I’m at the window in my hotel room, staring in awe of the city at night. Ancient and modern. Bright and busy. Massive skyscrapers and tiny alleys with countless shops and places to eat. There’s so much to do. So much to explore in this new and beautiful world to me. There will be time. But for now, next thing to unpack is the script. Tomorrow, the studio is sending a van to pick us up and take us to location.

Don’t Let It Get You

It isn’t Thanatophobia, a fear of dying. It’s not even Aquaphobia, the fear of drowning. That’s not where it comes from. It isn’t even Galeophobia, a fear of sharks.

It’s none of that. I actually have a healthy respect and love for sharks. I think they are some of the most beautiful and incredible creatures on the planet. The way they look, the way they swim, the way some of them can leap completely out of the water. I mean, have you seen it? It’s incredible! A marvelous thing to see.

I don’t know. Maybe it’s Phagophobia, the fear of being eaten alive. I guess that’s the closest to come to what I feel every time I get in the ocean. It’s consuming some times. I’ll go to the beach on a blazing hot California day, put the sunscreen on – because you gotta have protection – and start to walk towards the water. The cold will touch my toes and I’ll feel a small relief. Then in a little more past my calves. I’ll taste the salt air and feel the waves roll in and wet my trunks ( why are they even called that?). Then I’ll take a deep breath and think, “I’m gonna do it. I’m gonna drop down and put my head in the water and swim. Like those preteen kids that are doing it. I can do this.” Then I don’t do it.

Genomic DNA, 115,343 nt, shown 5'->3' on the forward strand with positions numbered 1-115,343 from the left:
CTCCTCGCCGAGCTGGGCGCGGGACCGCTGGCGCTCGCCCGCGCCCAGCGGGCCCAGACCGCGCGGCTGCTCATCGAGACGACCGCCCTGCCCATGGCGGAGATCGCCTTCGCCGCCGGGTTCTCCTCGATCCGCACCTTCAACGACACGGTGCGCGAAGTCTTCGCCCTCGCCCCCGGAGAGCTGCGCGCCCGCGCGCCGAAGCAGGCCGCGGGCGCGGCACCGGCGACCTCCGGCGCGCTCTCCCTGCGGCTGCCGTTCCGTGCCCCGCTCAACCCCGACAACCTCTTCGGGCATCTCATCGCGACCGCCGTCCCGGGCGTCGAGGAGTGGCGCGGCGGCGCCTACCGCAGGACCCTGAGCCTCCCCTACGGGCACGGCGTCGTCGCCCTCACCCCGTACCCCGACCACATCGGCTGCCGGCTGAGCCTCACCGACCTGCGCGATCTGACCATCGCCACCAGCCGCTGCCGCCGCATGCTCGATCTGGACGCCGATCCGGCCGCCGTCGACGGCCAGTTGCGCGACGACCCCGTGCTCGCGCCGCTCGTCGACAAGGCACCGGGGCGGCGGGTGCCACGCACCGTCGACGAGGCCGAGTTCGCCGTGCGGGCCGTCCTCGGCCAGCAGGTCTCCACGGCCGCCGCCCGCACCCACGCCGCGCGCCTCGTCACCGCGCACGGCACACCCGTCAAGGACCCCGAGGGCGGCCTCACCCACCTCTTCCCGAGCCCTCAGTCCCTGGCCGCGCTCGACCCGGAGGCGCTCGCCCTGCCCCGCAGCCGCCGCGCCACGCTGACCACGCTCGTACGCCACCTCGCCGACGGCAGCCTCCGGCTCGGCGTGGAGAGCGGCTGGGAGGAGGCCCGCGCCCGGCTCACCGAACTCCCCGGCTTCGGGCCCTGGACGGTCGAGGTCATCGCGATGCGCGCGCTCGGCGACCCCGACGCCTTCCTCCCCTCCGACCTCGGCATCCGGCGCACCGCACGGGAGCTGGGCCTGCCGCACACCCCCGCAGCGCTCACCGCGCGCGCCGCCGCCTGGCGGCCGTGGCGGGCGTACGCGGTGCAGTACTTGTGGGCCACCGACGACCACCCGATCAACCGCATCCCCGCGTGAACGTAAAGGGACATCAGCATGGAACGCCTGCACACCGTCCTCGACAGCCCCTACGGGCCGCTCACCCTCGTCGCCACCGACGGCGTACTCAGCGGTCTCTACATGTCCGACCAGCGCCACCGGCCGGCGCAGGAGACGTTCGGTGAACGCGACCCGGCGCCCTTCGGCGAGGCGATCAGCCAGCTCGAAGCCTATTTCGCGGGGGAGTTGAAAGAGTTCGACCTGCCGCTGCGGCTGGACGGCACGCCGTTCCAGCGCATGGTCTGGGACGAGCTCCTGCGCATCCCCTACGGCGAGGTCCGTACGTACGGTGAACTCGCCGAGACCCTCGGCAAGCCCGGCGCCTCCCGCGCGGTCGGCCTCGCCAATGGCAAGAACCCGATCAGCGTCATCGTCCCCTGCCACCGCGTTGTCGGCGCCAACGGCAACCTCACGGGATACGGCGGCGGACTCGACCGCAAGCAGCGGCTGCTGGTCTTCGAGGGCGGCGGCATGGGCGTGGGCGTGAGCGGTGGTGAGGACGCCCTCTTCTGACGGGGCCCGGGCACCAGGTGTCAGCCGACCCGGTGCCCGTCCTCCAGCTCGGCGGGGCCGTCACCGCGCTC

It wasn’t always this way. When I was a kid, my family would go to the beach and you couldn’t drag me out of the water. I would dodge, duck, dip, dive and dodge all day long in the water. It was freedom. It was beautiful.

Then I got older and realized one thing. I’m mortal. That makes me vulnerable. That makes me a target.

Sure, like so many other people, Jaws had something to do with my fear.

But I do not, ever, blame the sharks themselves for this fear. I know, this is all me. Because I know I’m more likely to get hit by a lightning bolt, contracting an infection in a hospital, or getting hit and dying by a champagne cork than getting attacked by a shark. There’s about a 1 in 3.75 million chance of me being the one attacked by one of these amazing creatures.

But the fear is still there, and that’s what’s keeping me from jumping in the ocean and enjoying my best life now. Maybe I’m not alone. Maybe there are others out there who have the same fear.

And that got me thinking, if I’m not alone in this fear of something that isn’t anything truly to be feared, then maybe I’m not the only one who lets fear keep them from doing things they would enjoy. Like, success.

Jumping in to anything takes risk. It takes a healthy respect for what you’re taking a leap in to.